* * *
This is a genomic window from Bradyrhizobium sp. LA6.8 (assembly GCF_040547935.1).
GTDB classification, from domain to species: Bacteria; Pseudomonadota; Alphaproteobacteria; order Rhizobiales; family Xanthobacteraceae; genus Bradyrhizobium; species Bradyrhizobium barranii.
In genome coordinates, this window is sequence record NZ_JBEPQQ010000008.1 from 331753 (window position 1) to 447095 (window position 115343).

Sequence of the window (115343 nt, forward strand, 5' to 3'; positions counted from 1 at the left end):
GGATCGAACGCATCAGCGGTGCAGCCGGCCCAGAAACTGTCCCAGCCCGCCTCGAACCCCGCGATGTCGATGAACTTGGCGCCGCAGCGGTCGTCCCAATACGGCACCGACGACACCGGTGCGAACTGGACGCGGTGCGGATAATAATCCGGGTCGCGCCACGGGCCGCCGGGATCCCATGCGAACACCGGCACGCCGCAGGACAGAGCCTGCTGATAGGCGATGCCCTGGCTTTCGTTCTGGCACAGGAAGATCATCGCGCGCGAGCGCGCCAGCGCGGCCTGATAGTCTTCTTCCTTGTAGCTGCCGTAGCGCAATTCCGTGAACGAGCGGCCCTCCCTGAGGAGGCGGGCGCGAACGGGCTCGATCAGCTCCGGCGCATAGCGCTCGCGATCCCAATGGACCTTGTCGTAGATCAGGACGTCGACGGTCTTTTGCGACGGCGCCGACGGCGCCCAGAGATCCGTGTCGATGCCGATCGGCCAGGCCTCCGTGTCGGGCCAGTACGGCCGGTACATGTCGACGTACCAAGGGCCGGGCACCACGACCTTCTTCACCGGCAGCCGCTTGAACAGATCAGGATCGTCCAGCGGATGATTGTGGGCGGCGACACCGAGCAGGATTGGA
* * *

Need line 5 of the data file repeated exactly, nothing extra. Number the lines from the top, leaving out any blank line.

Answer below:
GGATCGAACGCATCAGCGGTGCAGCCGGCCCAGAAACTGTCCCAGCCCGCCTCGAACCCCGCGATGTCGATGAACTTGGCGCCGCAGCGGTCGTCCCAATACGGCACCGACGACACCGGTGCGAACTGGACGCGGTGCGGATAATAATCCGGGTCGCGCCACGGGCCGCCGGGATCCCATGCGAACACCGGCACGCCGCAGGACAGAGCCTGCTGATAGGCGATGCCCTGGCTTTCGTTCTGGCACAGGAAGATCATCGCGCGCGAGCGCGCCAGCGCGGCCTGATAGTCTTCTTCCTTGTAGCTGCCGTAGCGCAATTCCGTGAACGAGCGGCCCTCCCTGAGGAGGCGGGCGCGAACGGGCTCGATCAGCTCCGGCGCATAGCGCTCGCGATCCCAATGGACCTTGTCGTAGATCAGGACGTCGACGGTCTTTTGCGACGGCGCCGACGGCGCCCAGAGATCCGTGTCGATGCCGATCGGCCAGGCCTCCGTGTCGGGCCAGTACGGCCGGTACATGTCGACGTACCAAGGGCCGGGCACCACGACCTTCTTCACCGGCAGCCGCTTGAACAGATCAGGATCGTCCAGCGGATGATTGTGGGCGGCGACACCGAGCAGGATTGGA